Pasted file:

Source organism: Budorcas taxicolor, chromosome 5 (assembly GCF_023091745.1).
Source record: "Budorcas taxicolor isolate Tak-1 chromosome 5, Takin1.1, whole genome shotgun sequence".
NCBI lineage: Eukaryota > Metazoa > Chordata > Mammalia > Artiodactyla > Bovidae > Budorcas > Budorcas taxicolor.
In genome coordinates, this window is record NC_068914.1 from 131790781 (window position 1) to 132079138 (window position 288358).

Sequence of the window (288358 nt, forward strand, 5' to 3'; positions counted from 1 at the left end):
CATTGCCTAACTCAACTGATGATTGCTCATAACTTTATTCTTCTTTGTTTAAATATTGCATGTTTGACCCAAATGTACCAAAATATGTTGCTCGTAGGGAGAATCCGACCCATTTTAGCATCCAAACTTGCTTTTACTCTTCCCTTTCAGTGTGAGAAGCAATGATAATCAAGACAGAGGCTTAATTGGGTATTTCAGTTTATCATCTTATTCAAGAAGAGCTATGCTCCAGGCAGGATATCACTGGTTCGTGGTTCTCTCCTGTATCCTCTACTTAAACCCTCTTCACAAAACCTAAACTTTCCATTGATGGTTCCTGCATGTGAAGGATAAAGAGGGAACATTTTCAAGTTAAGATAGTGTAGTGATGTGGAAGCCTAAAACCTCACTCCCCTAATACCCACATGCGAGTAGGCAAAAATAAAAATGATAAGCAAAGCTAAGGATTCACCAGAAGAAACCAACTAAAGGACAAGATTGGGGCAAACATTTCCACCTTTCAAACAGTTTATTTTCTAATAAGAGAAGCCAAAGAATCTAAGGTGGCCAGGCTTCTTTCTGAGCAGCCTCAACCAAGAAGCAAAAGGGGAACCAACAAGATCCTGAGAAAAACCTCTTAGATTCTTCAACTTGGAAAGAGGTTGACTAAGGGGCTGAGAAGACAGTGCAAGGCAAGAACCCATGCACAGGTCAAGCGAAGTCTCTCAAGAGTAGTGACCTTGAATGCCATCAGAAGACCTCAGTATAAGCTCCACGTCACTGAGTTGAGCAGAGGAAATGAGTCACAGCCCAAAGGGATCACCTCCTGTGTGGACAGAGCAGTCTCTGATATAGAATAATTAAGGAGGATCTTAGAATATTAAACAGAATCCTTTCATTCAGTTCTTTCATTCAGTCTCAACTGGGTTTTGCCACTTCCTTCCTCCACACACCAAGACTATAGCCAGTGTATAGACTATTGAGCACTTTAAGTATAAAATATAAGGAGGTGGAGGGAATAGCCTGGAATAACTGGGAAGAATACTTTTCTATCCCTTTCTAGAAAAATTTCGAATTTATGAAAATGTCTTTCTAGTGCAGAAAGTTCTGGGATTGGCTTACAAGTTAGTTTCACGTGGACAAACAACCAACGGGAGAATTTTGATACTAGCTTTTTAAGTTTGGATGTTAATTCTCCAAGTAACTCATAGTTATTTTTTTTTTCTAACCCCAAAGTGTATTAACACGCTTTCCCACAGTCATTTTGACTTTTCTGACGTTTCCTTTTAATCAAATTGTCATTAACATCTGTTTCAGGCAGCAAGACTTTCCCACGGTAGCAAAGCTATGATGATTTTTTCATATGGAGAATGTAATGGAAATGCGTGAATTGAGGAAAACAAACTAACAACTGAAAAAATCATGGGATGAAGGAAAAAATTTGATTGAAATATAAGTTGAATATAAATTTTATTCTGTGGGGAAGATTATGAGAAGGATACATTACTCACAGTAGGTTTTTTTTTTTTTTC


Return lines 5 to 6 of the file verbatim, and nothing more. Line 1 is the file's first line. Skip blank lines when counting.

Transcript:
Sequence of the window (288358 nt, forward strand, 5' to 3'; positions counted from 1 at the left end):
CATTGCCTAACTCAACTGATGATTGCTCATAACTTTATTCTTCTTTGTTTAAATATTGCATGTTTGACCCAAATGTACCAAAATATGTTGCTCGTAGGGAGAATCCGACCCATTTTAGCATCCAAACTTGCTTTTACTCTTCCCTTTCAGTGTGAGAAGCAATGATAATCAAGACAGAGGCTTAATTGGGTATTTCAGTTTATCATCTTATTCAAGAAGAGCTATGCTCCAGGCAGGATATCACTGGTTCGTGGTTCTCTCCTGTATCCTCTACTTAAACCCTCTTCACAAAACCTAAACTTTCCATTGATGGTTCCTGCATGTGAAGGATAAAGAGGGAACATTTTCAAGTTAAGATAGTGTAGTGATGTGGAAGCCTAAAACCTCACTCCCCTAATACCCACATGCGAGTAGGCAAAAATAAAAATGATAAGCAAAGCTAAGGATTCACCAGAAGAAACCAACTAAAGGACAAGATTGGGGCAAACATTTCCACCTTTCAAACAGTTTATTTTCTAATAAGAGAAGCCAAAGAATCTAAGGTGGCCAGGCTTCTTTCTGAGCAGCCTCAACCAAGAAGCAAAAGGGGAACCAACAAGATCCTGAGAAAAACCTCTTAGATTCTTCAACTTGGAAAGAGGTTGACTAAGGGGCTGAGAAGACAGTGCAAGGCAAGAACCCATGCACAGGTCAAGCGAAGTCTCTCAAGAGTAGTGACCTTGAATGCCATCAGAAGACCTCAGTATAAGCTCCACGTCACTGAGTTGAGCAGAGGAAATGAGTCACAGCCCAAAGGGATCACCTCCTGTGTGGACAGAGCAGTCTCTGATATAGAATAATTAAGGAGGATCTTAGAATATTAAACAGAATCCTTTCATTCAGTTCTTTCATTCAGTCTCAACTGGGTTTTGCCACTTCCTTCCTCCACACACCAAGACTATAGCCAGTGTATAGACTATTGAGCACTTTAAGTATAAAATATAAGGAGGTGGAGGGAATAGCCTGGAATAACTGGGAAGAATACTTTTCTATCCCTTTCTAGAAAAATTTCGAATTTATGAAAATGTCTTTCTAGTGCAGAAAGTTCTGGGATTGGCTTACAAGTTAGTTTCACGTGGACAAACAACCAACGGGAGAATTTTGATACTAGCTTTTTAAGTTTGGATGTTAATTCTCCAAGTAACTCATAGTTATTTTTTTTTTCTAACCCCAAAGTGTATTAACACGCTTTCCCACAGTCATTTTGACTTTTCTGACGTTTCCTTTTAATCAAATTGTCATTAACATCTGTTTCAGGCAGCAAGACTTTCCCACGGTAGCAAAGCTATGATGATTTTTTCATATGGAGAATGTAATGGAAATGCGTGAATTGAGGAAAACAAACTAACAACTGAAAAAATCATGGGATGAAGGAAAAAATTTGATTGAAATATAAGTTGAATATAAATTTTATTCTGTGGGGAAGATTATGAGAAGGATACATTACTCACAGTAGGTTTTTTTTTTTTTTC